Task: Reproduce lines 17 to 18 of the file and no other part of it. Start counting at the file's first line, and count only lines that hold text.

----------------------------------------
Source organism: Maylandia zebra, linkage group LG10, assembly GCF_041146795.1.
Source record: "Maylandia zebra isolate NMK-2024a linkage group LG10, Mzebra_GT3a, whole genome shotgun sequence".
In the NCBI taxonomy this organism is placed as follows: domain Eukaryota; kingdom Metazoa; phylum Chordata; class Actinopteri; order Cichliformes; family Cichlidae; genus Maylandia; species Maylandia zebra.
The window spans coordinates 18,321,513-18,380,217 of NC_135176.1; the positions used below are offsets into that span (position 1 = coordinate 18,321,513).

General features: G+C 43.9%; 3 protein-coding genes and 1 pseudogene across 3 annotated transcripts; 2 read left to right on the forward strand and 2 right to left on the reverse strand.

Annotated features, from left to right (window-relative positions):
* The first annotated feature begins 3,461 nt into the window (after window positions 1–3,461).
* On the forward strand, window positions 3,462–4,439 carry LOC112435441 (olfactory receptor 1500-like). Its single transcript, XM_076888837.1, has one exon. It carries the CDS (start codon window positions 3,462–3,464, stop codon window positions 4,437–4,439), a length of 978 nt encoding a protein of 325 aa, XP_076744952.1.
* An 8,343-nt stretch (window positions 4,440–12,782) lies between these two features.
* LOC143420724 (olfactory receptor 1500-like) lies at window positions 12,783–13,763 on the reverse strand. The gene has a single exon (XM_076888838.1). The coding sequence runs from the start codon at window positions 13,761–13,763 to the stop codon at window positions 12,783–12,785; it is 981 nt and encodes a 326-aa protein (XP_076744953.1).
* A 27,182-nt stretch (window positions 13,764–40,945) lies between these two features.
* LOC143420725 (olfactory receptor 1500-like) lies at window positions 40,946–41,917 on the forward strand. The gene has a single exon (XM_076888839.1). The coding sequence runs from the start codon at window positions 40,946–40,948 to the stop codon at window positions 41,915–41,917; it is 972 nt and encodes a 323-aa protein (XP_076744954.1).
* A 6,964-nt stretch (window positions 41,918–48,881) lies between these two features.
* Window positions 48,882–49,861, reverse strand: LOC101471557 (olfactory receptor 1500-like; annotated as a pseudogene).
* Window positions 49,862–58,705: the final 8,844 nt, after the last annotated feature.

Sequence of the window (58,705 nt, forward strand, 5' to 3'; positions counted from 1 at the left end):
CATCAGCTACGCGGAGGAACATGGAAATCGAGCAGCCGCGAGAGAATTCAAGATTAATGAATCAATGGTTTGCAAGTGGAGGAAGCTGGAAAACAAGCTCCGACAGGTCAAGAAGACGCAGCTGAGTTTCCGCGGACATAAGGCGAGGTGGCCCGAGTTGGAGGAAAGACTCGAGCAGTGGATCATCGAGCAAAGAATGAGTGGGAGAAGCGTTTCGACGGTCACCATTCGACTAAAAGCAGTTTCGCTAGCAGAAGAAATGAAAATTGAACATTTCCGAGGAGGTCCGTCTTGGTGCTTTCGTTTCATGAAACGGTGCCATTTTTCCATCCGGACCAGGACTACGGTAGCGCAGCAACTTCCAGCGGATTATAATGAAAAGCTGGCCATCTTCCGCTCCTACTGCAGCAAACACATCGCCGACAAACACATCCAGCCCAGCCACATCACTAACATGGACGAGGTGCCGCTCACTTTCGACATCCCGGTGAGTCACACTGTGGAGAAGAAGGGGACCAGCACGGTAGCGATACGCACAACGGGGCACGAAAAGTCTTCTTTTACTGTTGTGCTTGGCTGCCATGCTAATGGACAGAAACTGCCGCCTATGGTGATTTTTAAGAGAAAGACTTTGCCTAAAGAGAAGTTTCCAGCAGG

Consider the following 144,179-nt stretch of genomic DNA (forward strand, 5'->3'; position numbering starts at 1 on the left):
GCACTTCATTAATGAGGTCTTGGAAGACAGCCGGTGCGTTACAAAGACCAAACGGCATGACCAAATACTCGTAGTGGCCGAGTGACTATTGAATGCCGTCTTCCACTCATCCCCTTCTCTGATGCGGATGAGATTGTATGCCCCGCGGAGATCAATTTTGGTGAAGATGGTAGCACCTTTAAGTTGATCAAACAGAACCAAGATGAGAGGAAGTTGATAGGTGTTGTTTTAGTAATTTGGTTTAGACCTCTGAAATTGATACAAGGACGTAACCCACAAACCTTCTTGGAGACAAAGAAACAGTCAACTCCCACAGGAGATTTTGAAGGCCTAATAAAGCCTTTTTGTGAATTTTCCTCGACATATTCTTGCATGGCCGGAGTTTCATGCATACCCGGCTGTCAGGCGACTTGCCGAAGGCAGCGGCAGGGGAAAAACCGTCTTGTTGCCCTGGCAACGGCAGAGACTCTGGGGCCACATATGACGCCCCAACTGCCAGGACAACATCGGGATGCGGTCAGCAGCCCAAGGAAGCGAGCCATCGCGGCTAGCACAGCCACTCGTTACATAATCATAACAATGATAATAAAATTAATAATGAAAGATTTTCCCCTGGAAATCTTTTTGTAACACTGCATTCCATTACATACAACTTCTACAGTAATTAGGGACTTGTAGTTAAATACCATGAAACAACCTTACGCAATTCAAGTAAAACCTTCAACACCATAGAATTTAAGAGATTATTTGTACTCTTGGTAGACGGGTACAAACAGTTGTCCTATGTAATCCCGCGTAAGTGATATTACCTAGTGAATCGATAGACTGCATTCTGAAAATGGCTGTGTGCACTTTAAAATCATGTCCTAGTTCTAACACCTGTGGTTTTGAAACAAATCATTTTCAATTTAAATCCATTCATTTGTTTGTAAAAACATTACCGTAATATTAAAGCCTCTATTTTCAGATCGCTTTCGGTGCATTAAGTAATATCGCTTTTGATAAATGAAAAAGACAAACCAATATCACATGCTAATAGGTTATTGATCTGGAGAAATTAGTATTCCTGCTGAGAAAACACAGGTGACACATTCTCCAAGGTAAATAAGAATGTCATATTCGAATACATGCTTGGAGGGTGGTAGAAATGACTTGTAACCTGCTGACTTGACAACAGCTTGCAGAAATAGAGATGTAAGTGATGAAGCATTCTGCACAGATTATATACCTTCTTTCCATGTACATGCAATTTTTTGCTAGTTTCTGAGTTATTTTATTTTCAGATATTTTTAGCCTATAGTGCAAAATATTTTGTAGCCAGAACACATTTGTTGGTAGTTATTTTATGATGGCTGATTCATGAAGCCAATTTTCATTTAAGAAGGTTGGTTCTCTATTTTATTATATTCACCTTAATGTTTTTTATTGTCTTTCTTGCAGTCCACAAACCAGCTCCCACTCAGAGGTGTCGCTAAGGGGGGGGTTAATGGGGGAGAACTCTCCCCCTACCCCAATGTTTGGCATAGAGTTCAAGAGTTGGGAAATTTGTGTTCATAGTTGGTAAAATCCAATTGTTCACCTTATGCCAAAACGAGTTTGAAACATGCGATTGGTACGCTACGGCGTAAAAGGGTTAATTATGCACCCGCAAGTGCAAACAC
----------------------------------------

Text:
CATCAGCTACGCGGAGGAACATGGAAATCGAGCAGCCGCGAGAGAATTCAAGATTAATGAATCAATGGTTTGCAAGTGGAGGAAGCTGGAAAACAAGCTCCGACAGGTCAAGAAGACGCAGCTGAGTTTCCGCGGACATAAGGCGAGGTGGCCCGAGTTGGAGGAAAGACTCGAGCAGTGGATCATCGAGCAAAGAATGAGTGGGAGAAGCGTTTCGACGGTCACCATTCGACTAAAAGCAGTTTCGCTAGCAGAAGAAATGAAAATTGAACATTTCCGAGGAGGTCCGTCTTGGTGCTTTCGTTTCATGAAACGGTGCCATTTTTCCATCCGGACCAGGACTACGGTAGCGCAGCAACTTCCAGCGGATTATAATGAAAAGCTGGCCATCTTCCGCTCCTACTGCAGCAAACACATCGCCGACAAACACATCCAGCCCAGCCACATCACTAACATGGACGAGGTGCCGCTCACTTTCGACATCCCGGTGAGTCACACTGTGGAGAAGAAGGGGACCAGCACGGTAGCGATACGCACAACGGGGCACGAAAAGTCTTCTTTTACTGTTGTGCTTGGCTGCCATGCTAATGGACAGAAACTGCCGCCTATGGTGATTTTTAAGAGAAAGACTTTGCCTAAAGAGAAGTTTCCAGCAGG

Consider the following 144,179-nt stretch of genomic DNA (forward strand, 5'->3'; position numbering starts at 1 on the left):